Credit & Capital

Moody’s Flags 6 Additional Banks in Silicon Valley Bank Aftermath

Finance chiefs should be examining their banking partners for similarities to SVB's funding structure.
Moody’s Flags 6 Additional Banks in Silicon Valley Bank Aftermath

Silicon Valley Bank’s failure last week has precipitated an examination of the banking industry’s overall health, and which other banks may be susceptible to similar risk. 

Silicon Valley Bank (SVB), which would be the largest bank failure since Washington Mutual in 2008, has been a clarion call for CFOs to examine their organizations’ banking services, and how reliant they may be on single banks to do many of their daily transactions. Those who rely on private equity and venture capital in particular may be most susceptible. 

The Federal Reserve has established an emergency Bank Term Funding Program (BTFP) lending facility to immediately address bank liquidity while reducing contagion risk and rapid unmanageable deposit outflows.

But, as S&P Global Ratings wrote earlier this week, “despite the new Fed facility, the heightened confidence sensitivity in recent days may have led to an erosion in franchise value of some banks. We are also unsure whether depositors will immediately react to the Fed’s announcement by halting any deposit outflow they had previously planned.”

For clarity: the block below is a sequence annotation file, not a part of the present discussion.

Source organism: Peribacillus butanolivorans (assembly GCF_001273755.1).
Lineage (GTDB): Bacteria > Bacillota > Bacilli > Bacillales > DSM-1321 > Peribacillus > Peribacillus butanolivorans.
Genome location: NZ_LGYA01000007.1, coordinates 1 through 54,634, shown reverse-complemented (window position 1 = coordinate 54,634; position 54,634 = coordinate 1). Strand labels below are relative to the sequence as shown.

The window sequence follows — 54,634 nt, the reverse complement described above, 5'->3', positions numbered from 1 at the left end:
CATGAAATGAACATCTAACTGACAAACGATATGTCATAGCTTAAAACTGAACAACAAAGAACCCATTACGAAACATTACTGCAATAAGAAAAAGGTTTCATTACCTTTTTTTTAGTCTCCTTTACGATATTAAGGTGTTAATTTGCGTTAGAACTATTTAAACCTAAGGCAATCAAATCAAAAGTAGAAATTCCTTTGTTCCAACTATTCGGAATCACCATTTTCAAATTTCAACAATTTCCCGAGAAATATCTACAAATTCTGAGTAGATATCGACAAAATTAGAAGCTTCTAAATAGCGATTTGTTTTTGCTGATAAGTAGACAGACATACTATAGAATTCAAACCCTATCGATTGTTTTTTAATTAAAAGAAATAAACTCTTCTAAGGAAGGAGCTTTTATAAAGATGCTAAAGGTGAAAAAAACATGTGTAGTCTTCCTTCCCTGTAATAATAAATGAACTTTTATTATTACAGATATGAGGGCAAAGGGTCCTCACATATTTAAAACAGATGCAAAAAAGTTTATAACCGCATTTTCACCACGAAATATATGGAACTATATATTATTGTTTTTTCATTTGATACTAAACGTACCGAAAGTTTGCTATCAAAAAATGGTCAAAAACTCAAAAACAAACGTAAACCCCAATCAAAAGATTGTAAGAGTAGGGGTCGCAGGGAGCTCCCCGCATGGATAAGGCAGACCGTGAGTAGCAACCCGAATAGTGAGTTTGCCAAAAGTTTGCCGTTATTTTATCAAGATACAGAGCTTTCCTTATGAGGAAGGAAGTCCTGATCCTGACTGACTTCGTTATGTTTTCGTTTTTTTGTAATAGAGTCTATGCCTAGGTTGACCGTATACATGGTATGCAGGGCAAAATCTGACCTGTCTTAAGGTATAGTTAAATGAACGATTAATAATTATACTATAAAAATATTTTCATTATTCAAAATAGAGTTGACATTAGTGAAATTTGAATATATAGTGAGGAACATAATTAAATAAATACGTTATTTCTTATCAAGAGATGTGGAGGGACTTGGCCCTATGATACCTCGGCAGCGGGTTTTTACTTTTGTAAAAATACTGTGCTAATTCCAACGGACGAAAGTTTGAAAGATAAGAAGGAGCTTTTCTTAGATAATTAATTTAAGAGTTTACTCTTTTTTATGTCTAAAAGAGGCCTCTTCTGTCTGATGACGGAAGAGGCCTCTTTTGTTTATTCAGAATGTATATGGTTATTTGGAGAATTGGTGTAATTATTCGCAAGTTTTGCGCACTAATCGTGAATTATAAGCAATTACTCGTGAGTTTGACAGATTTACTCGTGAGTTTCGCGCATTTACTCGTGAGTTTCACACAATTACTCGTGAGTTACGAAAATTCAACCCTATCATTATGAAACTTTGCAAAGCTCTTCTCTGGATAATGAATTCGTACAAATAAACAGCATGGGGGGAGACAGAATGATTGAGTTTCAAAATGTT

Even as the FDIC has assured depositors that uninsured deposits will be made whole, Moody’s Investor Service, which downgraded SVB only after it was shut down, has indicated it will also downgrade six additional banks, as reported by Four of those banks are in the chart above:

  • First Republic Bank (FRC)
  • Western Alliance Bancorp (WAL)
  • Intrust Financial (IFNC)
  • UMB Financial (UMBF)
  • Zions Bancorp (ZION)
  • Comerica (CMA)

Moody’s stated these have been reviewed for downgrade, likely due to the amount of uninsured deposits on their balance sheets, making them vulnerable to the kinds of withdrawals that undid SVB. 

The cash as a percentage of assets (see chart) of banks is also worth monitoring since cash is “the first line of defense against deposit outflows and a means of helping to manage interest-rate risk and earnings.”